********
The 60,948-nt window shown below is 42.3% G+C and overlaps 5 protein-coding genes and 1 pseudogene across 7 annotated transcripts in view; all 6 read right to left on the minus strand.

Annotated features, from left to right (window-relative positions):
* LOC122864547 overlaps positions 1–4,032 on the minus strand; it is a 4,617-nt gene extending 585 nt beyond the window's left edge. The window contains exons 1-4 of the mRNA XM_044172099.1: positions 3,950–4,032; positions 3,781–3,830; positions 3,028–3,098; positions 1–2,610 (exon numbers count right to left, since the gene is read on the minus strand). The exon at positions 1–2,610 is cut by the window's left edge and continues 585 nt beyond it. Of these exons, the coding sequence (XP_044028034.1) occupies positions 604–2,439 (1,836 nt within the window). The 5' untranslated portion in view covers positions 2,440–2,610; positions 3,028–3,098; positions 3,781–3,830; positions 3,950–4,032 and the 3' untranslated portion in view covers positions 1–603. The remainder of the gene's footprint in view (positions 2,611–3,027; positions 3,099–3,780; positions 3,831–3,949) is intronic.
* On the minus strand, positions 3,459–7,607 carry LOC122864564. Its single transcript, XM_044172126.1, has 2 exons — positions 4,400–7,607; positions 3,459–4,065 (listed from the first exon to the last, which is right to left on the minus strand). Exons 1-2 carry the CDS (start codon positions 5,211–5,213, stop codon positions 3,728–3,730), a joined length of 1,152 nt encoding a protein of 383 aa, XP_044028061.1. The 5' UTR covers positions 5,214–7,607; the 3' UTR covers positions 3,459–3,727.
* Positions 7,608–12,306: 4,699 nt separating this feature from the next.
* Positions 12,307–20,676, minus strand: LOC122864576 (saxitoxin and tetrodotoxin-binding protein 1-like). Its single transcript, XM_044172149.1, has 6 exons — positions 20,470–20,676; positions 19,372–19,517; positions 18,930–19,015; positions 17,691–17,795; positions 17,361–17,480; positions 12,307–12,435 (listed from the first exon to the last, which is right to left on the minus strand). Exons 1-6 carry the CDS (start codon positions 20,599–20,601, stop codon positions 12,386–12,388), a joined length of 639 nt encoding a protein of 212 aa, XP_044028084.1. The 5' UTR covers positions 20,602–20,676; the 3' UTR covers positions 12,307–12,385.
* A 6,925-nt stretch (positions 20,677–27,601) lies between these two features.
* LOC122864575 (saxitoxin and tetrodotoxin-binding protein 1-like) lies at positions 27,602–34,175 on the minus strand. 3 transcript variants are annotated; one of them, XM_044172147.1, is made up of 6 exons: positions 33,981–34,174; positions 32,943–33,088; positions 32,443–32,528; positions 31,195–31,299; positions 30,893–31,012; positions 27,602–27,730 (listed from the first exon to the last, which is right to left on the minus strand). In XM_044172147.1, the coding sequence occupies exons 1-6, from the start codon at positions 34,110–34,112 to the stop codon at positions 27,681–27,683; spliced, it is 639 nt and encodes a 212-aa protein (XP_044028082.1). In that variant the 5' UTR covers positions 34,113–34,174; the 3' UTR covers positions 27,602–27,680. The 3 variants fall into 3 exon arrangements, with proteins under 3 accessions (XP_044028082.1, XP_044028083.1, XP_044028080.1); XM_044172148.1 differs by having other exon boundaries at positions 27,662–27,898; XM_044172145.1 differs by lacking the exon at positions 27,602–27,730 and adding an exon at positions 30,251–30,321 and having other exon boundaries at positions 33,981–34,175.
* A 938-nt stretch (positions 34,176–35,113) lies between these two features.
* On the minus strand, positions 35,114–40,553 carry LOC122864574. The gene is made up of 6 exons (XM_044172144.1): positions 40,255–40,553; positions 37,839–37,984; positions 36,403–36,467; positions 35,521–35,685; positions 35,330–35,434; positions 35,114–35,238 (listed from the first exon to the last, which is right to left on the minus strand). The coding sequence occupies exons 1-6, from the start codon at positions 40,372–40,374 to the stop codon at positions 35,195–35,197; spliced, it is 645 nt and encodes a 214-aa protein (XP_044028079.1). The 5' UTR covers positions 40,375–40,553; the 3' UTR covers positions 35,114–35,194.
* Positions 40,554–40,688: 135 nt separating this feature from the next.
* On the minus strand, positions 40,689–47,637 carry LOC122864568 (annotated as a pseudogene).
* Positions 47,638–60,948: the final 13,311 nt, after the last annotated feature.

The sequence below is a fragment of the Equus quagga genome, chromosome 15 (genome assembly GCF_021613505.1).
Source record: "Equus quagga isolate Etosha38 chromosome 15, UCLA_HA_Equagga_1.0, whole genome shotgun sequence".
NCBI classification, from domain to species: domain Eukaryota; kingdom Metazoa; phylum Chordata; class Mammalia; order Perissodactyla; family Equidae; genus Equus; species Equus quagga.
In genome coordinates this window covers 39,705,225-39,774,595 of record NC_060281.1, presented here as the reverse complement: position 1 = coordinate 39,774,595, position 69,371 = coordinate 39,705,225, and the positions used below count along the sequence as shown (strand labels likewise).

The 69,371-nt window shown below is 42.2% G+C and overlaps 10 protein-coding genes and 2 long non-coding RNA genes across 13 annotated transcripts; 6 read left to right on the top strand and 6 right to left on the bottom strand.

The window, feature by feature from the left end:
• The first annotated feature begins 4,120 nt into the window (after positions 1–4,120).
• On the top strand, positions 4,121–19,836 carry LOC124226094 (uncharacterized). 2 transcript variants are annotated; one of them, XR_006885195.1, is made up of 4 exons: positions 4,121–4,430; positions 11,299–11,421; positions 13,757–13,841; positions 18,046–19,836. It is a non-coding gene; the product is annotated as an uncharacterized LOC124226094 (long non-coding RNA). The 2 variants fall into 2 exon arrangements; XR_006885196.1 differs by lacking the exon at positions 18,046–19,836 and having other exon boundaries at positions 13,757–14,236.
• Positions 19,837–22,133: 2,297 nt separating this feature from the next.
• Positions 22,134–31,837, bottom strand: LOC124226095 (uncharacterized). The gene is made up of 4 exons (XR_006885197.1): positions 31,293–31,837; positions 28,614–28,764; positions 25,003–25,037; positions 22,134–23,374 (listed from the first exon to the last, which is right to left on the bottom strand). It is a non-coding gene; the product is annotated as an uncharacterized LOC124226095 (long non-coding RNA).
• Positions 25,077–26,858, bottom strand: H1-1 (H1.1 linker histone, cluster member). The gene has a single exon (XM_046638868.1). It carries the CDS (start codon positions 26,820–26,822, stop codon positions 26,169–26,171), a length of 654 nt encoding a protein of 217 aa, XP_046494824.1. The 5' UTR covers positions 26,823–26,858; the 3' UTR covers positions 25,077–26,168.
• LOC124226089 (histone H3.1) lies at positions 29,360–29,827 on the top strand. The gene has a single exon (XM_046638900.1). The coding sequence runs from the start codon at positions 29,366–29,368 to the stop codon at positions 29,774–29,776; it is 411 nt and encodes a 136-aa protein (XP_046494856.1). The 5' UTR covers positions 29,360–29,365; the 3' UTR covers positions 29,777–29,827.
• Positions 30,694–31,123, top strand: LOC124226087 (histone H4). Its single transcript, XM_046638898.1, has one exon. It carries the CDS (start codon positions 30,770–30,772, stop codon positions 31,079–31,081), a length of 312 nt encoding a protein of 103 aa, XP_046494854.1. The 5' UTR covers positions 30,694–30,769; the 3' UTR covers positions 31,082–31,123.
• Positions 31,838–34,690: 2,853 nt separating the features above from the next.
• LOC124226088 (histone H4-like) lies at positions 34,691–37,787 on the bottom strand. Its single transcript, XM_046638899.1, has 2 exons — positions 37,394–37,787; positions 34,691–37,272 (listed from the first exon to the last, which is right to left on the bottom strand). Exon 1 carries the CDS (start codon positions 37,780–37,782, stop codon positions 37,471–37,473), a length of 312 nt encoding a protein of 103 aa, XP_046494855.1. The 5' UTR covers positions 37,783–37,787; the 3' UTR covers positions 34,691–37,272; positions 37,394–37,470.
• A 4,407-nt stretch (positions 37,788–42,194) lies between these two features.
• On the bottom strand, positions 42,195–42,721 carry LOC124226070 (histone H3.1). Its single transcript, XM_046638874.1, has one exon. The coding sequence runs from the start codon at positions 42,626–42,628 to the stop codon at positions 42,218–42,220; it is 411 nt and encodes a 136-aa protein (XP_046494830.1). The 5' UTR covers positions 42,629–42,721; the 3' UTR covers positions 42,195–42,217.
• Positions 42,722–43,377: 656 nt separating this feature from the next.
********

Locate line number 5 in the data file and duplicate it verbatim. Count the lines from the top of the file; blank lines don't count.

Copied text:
* Positions 7,608–12,306: 4,699 nt separating this feature from the next.